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Hurly-Burly

A medley of tinny sounds. A babble of voices interspersed by screams of delight. Smells stinging one’s nostrils sweetly. Easter. The pier has sprung into life. The one at Hastings is new. The old one caught fire and burnt down. There is something special about a...

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The Cruellest Month

T S Eliot wrote in his poem The Wasteland ‘April is the cruellest month…’ Trees and plants burst into sharp green leaves and the first flowers appear. Intermittent sunlight; hailstorms and rainbows – a month of contrasts. Not that long ago I visited a friend. His...

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A Brush with History

EM Forster Isaiah Berlin I was playing 'ducks and drakes' on our local pond with two school friends when I felt a shiver of apprehension. A tall man appeared suddenly and stood silently watching us. He didn't even greet us, just stood there and watched. I felt uneasy,...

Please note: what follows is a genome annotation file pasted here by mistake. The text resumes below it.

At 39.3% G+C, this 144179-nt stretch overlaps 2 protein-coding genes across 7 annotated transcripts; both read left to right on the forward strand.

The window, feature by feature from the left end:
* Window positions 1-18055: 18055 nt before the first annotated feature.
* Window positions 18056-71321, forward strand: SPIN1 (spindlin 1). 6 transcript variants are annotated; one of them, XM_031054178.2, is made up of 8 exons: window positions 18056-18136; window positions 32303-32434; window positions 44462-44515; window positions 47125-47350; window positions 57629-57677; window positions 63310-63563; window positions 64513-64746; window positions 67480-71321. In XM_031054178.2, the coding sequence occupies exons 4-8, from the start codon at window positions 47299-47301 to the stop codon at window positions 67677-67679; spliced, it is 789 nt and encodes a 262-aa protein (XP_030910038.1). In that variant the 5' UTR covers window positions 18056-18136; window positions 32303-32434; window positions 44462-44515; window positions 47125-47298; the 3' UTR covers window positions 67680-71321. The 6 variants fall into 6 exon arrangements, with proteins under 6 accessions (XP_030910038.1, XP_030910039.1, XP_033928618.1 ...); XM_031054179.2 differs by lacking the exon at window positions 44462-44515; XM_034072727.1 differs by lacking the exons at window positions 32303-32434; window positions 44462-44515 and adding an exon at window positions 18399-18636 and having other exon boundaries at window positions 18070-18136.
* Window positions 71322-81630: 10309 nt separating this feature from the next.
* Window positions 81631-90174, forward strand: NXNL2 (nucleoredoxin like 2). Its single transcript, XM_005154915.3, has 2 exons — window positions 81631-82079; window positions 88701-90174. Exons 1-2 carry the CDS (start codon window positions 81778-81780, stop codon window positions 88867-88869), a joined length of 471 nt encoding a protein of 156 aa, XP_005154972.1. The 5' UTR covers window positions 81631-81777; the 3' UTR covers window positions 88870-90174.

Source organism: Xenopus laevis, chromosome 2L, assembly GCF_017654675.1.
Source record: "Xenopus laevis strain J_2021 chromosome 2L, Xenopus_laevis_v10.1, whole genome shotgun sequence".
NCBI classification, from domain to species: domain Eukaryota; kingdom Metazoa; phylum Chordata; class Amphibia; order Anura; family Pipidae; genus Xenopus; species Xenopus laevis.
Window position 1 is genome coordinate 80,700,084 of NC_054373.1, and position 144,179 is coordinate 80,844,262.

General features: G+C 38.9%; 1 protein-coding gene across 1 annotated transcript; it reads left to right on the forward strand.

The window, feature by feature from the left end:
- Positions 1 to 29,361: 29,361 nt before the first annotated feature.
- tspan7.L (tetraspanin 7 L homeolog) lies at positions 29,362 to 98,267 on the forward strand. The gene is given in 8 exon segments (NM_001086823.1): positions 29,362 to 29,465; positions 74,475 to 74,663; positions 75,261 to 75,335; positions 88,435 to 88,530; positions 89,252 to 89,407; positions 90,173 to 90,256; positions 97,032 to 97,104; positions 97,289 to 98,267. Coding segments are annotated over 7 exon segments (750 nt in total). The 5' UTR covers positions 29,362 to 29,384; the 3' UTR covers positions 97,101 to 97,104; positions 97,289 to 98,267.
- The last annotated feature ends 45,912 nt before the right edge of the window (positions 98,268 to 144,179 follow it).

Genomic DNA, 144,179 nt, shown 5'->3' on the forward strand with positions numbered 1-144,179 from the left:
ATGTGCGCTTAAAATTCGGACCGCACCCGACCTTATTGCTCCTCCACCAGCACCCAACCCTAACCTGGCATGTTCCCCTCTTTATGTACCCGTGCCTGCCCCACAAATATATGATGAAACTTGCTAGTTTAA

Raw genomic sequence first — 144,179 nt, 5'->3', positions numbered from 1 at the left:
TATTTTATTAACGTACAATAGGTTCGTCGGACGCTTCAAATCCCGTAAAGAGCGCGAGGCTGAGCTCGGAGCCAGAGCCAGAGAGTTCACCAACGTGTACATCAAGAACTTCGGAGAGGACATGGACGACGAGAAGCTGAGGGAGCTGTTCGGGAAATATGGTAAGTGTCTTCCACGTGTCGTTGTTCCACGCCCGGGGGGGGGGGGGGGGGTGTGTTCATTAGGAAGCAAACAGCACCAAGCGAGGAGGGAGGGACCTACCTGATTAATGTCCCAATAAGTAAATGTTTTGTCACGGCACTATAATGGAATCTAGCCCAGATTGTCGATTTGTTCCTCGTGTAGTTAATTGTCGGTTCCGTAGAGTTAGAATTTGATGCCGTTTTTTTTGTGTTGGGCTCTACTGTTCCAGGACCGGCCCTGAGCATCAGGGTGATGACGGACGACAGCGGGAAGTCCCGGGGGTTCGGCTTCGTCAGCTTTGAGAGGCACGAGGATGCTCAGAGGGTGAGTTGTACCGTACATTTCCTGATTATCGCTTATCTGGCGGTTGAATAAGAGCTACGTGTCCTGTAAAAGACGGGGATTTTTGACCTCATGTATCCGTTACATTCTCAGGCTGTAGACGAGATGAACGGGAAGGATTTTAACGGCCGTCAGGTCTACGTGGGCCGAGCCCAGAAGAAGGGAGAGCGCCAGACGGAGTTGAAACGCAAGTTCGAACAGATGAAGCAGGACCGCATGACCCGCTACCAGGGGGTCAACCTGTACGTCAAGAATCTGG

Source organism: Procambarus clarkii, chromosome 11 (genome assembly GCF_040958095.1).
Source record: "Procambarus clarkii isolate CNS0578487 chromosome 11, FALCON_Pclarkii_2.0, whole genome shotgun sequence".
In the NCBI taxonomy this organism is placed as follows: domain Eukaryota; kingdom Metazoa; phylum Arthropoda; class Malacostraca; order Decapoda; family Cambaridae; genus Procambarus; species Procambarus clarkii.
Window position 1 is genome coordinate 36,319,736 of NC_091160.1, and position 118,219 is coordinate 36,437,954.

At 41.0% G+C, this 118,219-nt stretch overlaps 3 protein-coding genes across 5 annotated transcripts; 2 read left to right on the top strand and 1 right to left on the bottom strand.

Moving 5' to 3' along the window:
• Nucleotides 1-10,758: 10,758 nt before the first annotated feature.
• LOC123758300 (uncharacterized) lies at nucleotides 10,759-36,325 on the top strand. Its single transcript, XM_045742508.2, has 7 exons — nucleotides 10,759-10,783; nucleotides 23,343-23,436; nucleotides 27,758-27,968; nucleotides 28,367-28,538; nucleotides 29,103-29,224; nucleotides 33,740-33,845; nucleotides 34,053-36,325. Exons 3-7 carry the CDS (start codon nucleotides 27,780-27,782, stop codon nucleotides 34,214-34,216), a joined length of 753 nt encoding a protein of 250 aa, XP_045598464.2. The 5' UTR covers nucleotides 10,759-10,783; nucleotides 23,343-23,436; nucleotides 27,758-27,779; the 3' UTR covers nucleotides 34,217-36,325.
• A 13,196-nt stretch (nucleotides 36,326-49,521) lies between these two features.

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Sunlit Uplands

Ever since I was a student, I have had recourse to the same image of hope. Everyone now must be dreaming of somewhere beyond the horizon where life as we once knew it can return – with some gentle tinkering carried out by our imagination in the meanwhile. Mine is in...

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Snowdrops

Every year, whatever the weather, I go on a snowdrop walk. It is the most memorable winter one, as if there has been a woodland wedding with white confetti scattered willy-nilly under the trees, but they are delicate white petals shimmering like bells stroked by a...

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Prelapsarian Truths     

Herculaneum I read somewhere that history begins fifty years ago and progresses backwards as far as there are written records. Before that, it is archaeology – stones and bones. When I was told that Mary Beard has been examining the remains left in Roman latrines, I...

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Unbelievable

I’m perplexed. Not too many years ago it would have been thought unbelievable that the so-called ‘heart of modern democracy’ – the capitol building at the end of the Mall in Washington in the state of Columbia, U.S.A. - could be assaulted by a horde of irate people...